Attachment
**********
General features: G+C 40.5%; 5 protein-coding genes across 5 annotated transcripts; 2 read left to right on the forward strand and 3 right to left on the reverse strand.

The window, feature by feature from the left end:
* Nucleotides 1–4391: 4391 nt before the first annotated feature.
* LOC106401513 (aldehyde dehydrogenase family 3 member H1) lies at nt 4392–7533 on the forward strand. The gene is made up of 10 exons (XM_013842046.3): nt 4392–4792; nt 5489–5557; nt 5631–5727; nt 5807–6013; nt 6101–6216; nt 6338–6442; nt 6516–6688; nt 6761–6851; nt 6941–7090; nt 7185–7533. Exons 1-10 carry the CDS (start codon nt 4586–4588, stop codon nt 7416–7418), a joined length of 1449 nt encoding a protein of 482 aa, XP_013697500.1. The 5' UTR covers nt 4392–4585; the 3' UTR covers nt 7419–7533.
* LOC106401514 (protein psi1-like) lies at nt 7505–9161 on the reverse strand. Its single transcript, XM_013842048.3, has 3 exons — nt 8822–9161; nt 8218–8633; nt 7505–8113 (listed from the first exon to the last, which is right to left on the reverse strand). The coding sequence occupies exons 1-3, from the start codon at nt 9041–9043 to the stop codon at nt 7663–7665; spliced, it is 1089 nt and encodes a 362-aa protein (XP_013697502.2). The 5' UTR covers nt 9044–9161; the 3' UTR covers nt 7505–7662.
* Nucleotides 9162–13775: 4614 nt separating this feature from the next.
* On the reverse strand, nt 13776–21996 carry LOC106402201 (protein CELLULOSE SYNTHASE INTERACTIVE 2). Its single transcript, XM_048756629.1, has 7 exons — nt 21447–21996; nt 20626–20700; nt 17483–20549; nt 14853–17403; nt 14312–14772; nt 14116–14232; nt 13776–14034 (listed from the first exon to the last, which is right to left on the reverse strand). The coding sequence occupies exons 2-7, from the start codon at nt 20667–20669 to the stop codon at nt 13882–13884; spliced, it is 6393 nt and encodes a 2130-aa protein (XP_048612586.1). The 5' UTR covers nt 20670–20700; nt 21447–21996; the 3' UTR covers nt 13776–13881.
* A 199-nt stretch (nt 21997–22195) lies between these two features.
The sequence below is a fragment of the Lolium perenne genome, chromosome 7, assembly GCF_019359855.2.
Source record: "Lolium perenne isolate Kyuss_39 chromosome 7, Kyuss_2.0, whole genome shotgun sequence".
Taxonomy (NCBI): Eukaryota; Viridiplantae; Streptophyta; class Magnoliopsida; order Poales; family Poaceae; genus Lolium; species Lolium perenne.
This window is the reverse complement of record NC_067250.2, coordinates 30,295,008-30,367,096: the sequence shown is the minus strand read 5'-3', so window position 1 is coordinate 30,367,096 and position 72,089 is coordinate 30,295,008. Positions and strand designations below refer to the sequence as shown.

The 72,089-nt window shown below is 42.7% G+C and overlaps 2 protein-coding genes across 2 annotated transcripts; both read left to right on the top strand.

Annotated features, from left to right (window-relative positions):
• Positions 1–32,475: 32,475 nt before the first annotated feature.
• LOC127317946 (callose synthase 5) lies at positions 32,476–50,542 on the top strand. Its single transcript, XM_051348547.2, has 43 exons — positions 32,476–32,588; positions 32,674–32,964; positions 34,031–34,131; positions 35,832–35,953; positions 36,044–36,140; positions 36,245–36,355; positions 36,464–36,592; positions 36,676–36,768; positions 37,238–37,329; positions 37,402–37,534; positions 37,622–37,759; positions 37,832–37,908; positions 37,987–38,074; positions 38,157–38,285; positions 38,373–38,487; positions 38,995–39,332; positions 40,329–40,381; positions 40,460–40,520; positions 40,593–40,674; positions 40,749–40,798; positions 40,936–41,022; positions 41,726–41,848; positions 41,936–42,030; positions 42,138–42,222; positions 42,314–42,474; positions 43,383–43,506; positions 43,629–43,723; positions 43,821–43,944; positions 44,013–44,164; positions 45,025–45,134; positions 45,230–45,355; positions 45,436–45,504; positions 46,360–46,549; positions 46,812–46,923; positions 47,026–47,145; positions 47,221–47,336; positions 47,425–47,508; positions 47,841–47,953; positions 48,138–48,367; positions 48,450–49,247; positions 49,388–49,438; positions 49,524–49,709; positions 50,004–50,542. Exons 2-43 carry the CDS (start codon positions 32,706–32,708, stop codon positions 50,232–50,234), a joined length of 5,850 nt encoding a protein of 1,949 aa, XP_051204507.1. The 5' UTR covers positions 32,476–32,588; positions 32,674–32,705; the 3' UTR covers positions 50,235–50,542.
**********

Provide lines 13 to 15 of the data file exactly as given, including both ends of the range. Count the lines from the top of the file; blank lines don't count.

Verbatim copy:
The 72,089-nt window shown below is 42.7% G+C and overlaps 2 protein-coding genes across 2 annotated transcripts; both read left to right on the top strand.

Annotated features, from left to right (window-relative positions):
• Positions 1–32,475: 32,475 nt before the first annotated feature.